This week’s Weekly Geeks topic was suggested by Sheri of A Novel Menagerie. She writes: “Reading Challenges: a help or a hurt? Do you find that the reading challenges keep you organized and goal-oriented? Or, do you find that as you near the end of a challenge that you’ve failed because you fell short of your original goals? As a result of some reading challenges, I’ve picked up books that I would have otherwise never heard of or picked up; that, frankly, I have loved. Have you experienced the same with challenges? If so, which ones? Do you have favorite reading challenges?” As we pass the halfway point of 2009, how are you doing with your reading challenges? Did you participate in any challenges this year?
Well, if you read my last post you will know that I certainly failed Once Upon a Time III, and I had already given up on Becky’s Arthurian Challenge, but am still technically involved in the following:
- The 2nd Canadian Book Challenge – well that’s not going to happen, finishes at the beginning of July and I haven’t read any of the 13 books on my list
- Non-Fiction Five Challenge – I have hopes of completing this one though haven’t actually started yet….
- The Dream King Challenge – doing well with this one, just a graphic novel to read
- 100 Shots of Short – have stalled a bit here but have high hopes of getting started again soon
- Art History Reading Challenge – only one read but at least this runs until the end of the year
Not a great track record (I did better last year). I think the problem is that I love the idea of challenges because of the thematic nature but there is a time limit for each one and I know that if I’m under pressure then reading is the first thing to get hit. It’s also the case that a bit of me begins to rebel at the idea that I must read a particular book or selection of books when I just want to pick up anything I fancy.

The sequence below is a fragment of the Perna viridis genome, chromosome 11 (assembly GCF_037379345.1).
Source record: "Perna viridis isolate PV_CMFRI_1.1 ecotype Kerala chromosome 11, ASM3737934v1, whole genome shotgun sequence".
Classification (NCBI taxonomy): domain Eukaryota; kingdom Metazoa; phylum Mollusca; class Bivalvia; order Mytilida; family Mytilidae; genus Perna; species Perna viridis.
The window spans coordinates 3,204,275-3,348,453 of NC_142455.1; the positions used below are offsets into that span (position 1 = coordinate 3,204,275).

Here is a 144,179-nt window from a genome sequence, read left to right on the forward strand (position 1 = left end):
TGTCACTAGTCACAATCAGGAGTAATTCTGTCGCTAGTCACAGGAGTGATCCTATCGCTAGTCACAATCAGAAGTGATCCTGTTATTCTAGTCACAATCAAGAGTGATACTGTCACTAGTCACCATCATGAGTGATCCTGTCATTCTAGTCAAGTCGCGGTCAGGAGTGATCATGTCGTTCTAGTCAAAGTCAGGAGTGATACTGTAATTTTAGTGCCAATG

So I guess what I’m saying is that they are a great idea but I sign up for too many and crack under the pressure….
Less of a wash-up and more of a wash-out I’m afraid as I failed miserably with Carl’s challenge this year due to pressure of work and other stuff which got in the way of my grand reading plan.
I did actually read one of the other books on my list, The Court of the Air by Stephen Hunt, but that was after the challenge was over; I still have to write my review of that one which will be posted in a day or so.
So not a great result but never mind, there’s always next year…….
Where we make you think a little bit before you blog!